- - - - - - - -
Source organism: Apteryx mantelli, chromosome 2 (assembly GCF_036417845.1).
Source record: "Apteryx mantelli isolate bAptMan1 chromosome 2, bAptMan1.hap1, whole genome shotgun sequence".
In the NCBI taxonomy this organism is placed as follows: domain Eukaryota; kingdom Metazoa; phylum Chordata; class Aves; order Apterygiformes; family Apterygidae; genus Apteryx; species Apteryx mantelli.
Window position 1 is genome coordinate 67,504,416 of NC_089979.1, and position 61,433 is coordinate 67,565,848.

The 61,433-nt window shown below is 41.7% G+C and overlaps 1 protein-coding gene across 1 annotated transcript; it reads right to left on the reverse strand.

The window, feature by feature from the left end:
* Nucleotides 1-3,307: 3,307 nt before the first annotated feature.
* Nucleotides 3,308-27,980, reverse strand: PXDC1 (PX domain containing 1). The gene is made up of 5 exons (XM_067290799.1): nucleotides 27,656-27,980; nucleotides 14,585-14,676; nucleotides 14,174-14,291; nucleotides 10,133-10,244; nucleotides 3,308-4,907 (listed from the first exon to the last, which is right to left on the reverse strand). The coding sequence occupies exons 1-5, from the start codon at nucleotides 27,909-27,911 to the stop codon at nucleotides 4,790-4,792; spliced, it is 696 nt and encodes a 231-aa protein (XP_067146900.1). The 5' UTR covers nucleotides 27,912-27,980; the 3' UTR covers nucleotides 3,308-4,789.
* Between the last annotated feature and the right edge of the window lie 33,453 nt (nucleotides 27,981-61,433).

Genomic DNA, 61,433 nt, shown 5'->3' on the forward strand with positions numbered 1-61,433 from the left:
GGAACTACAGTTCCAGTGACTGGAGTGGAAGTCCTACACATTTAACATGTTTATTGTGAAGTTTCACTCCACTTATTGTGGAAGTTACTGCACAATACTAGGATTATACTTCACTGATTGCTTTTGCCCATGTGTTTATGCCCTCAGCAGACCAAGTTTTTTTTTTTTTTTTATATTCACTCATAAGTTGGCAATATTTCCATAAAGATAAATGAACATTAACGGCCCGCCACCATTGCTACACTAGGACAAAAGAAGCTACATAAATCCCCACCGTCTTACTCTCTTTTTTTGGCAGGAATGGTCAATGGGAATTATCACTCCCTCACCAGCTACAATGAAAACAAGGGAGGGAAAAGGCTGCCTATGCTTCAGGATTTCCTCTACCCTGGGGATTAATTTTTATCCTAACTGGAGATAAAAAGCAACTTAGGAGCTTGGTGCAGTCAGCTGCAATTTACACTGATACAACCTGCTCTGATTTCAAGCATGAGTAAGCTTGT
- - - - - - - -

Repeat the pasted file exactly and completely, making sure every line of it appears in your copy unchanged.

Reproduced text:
Source organism: Apteryx mantelli, chromosome 2 (assembly GCF_036417845.1).
Source record: "Apteryx mantelli isolate bAptMan1 chromosome 2, bAptMan1.hap1, whole genome shotgun sequence".
In the NCBI taxonomy this organism is placed as follows: domain Eukaryota; kingdom Metazoa; phylum Chordata; class Aves; order Apterygiformes; family Apterygidae; genus Apteryx; species Apteryx mantelli.
Window position 1 is genome coordinate 67,504,416 of NC_089979.1, and position 61,433 is coordinate 67,565,848.

The 61,433-nt window shown below is 41.7% G+C and overlaps 1 protein-coding gene across 1 annotated transcript; it reads right to left on the reverse strand.

The window, feature by feature from the left end:
* Nucleotides 1-3,307: 3,307 nt before the first annotated feature.
* Nucleotides 3,308-27,980, reverse strand: PXDC1 (PX domain containing 1). The gene is made up of 5 exons (XM_067290799.1): nucleotides 27,656-27,980; nucleotides 14,585-14,676; nucleotides 14,174-14,291; nucleotides 10,133-10,244; nucleotides 3,308-4,907 (listed from the first exon to the last, which is right to left on the reverse strand). The coding sequence occupies exons 1-5, from the start codon at nucleotides 27,909-27,911 to the stop codon at nucleotides 4,790-4,792; spliced, it is 696 nt and encodes a 231-aa protein (XP_067146900.1). The 5' UTR covers nucleotides 27,912-27,980; the 3' UTR covers nucleotides 3,308-4,789.
* Between the last annotated feature and the right edge of the window lie 33,453 nt (nucleotides 27,981-61,433).

Genomic DNA, 61,433 nt, shown 5'->3' on the forward strand with positions numbered 1-61,433 from the left:
GGAACTACAGTTCCAGTGACTGGAGTGGAAGTCCTACACATTTAACATGTTTATTGTGAAGTTTCACTCCACTTATTGTGGAAGTTACTGCACAATACTAGGATTATACTTCACTGATTGCTTTTGCCCATGTGTTTATGCCCTCAGCAGACCAAGTTTTTTTTTTTTTTTTATATTCACTCATAAGTTGGCAATATTTCCATAAAGATAAATGAACATTAACGGCCCGCCACCATTGCTACACTAGGACAAAAGAAGCTACATAAATCCCCACCGTCTTACTCTCTTTTTTTGGCAGGAATGGTCAATGGGAATTATCACTCCCTCACCAGCTACAATGAAAACAAGGGAGGGAAAAGGCTGCCTATGCTTCAGGATTTCCTCTACCCTGGGGATTAATTTTTATCCTAACTGGAGATAAAAAGCAACTTAGGAGCTTGGTGCAGTCAGCTGCAATTTACACTGATACAACCTGCTCTGATTTCAAGCATGAGTAAGCTTGT